So what is an investor to do? I believe we should hold on to the knowledge that eventually the market does get it right. In the long-term the market does a good job of valuing assets fairly. In the short-term we should always remember Keynes’ warning. This is why having a well-defined investment discipline is so crucial.

    One of the most common mistakes we find when we take over portfolios for our new clients is that often there is no discernable investment strategy in place. We usually find a random hodgepodge of holdings with no evidence that anyone ever thought about overall portfolio construction and/or risk management. Individual investors tend to make investment decisions in a vacuum. For example, when I am at a party and someone starts asking me investment questions, it is usually something along the lines of, “What do you think about Dell?” or “Should I buy GM bonds?” I used to tell them the truth – that it depends on what the rest of your portfolio looks like, and that you have to decide not only whether to buy but also how much to buy, in what account you want to buy and what to sell in order to buy. However, I have found that telling the truth at cocktail parties often means you will be drinking alone, so now I just try to change the subject.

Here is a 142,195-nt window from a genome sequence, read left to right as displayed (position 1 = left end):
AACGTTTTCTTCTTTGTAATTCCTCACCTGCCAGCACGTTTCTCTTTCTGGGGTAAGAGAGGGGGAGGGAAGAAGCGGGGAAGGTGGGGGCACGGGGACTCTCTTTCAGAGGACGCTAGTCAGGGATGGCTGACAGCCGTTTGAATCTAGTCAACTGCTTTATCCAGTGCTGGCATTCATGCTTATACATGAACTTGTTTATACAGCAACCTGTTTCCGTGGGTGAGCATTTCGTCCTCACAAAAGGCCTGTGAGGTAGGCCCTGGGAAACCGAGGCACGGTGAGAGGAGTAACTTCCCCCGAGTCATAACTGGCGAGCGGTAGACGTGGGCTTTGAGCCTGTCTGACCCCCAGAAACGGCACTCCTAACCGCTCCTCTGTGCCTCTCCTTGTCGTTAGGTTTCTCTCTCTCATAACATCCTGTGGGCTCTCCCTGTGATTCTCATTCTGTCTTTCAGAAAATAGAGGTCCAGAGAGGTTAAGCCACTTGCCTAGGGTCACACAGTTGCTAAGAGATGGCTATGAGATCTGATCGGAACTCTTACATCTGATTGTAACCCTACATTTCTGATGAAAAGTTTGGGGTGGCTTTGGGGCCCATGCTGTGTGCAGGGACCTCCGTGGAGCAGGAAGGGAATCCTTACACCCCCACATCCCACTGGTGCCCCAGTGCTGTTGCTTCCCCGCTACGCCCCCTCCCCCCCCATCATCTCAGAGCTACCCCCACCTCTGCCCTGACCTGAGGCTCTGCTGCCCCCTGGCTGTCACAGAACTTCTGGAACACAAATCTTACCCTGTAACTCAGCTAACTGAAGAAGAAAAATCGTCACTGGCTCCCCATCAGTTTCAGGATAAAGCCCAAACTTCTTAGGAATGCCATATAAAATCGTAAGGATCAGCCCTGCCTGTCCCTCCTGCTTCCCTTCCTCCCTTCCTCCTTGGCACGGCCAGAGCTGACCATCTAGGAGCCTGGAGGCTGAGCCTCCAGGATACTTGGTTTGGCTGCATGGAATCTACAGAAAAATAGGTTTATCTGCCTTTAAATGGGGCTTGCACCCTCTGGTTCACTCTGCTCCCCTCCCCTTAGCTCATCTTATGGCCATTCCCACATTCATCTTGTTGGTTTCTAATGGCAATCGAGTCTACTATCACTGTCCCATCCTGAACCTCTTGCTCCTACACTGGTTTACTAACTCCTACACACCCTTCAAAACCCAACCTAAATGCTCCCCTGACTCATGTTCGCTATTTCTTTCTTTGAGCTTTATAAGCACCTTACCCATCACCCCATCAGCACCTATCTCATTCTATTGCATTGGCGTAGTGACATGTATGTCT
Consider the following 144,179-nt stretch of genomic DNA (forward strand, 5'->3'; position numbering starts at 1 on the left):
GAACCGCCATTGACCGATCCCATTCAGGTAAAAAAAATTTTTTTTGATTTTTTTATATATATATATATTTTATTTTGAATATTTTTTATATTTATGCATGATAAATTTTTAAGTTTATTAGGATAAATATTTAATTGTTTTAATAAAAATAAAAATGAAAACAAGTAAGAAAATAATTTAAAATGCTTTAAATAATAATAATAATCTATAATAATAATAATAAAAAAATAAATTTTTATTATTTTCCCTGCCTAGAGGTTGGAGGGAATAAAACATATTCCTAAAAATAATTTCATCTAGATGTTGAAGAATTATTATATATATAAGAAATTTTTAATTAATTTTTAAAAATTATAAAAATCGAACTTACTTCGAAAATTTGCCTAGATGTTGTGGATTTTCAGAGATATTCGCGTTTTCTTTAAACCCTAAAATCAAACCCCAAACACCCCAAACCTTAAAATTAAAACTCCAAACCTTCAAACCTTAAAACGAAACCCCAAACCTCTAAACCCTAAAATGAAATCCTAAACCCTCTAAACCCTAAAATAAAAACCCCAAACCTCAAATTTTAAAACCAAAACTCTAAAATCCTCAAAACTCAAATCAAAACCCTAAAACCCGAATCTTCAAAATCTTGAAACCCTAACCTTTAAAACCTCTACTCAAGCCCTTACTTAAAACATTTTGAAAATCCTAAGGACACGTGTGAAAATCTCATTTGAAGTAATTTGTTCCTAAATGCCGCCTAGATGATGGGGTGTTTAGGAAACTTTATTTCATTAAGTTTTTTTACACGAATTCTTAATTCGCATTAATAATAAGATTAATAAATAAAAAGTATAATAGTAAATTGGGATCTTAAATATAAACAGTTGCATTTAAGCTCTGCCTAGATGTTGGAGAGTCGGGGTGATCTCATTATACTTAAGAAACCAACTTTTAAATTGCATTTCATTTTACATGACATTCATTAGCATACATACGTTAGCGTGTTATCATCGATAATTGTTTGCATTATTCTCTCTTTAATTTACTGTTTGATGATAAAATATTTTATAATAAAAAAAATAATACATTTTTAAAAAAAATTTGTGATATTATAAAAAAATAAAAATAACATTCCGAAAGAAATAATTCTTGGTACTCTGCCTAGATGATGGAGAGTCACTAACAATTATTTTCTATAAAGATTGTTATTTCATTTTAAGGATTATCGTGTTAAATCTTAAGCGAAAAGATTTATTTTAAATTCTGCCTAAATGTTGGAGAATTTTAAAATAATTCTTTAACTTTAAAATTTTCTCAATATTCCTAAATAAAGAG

Portfolio management is much more than just making decisions on investing in this asset and/or that asset. Portfolio management involves creating a whole portfolio where every part has its function and making decisions is based on a sound investment philosophy and controlling risk. Controlling risk is arguably the most important element in portfolio management, yet most investors do not really understand what it means. When you talk to most investors about controlling risk, they start talking about buying investments that are conservative when considered on an individual basis, but what we are talking about is much more dynamic than that. Controlling risk entails thinking about each investment in terms of your overall portfolio.

    The portfolio management process should begin with a declaration. You should put in writing a carefully considered investment policy statement, which should include your objective. Where are we going? Most of our clients do not invest for the sake of investing. They are investing to fund their retirement or their children’s education, or in some cases just to have more money than their neighbors. Whatever the motivation there is a goal, and that goal greatly impacts how the portfolio should be managed.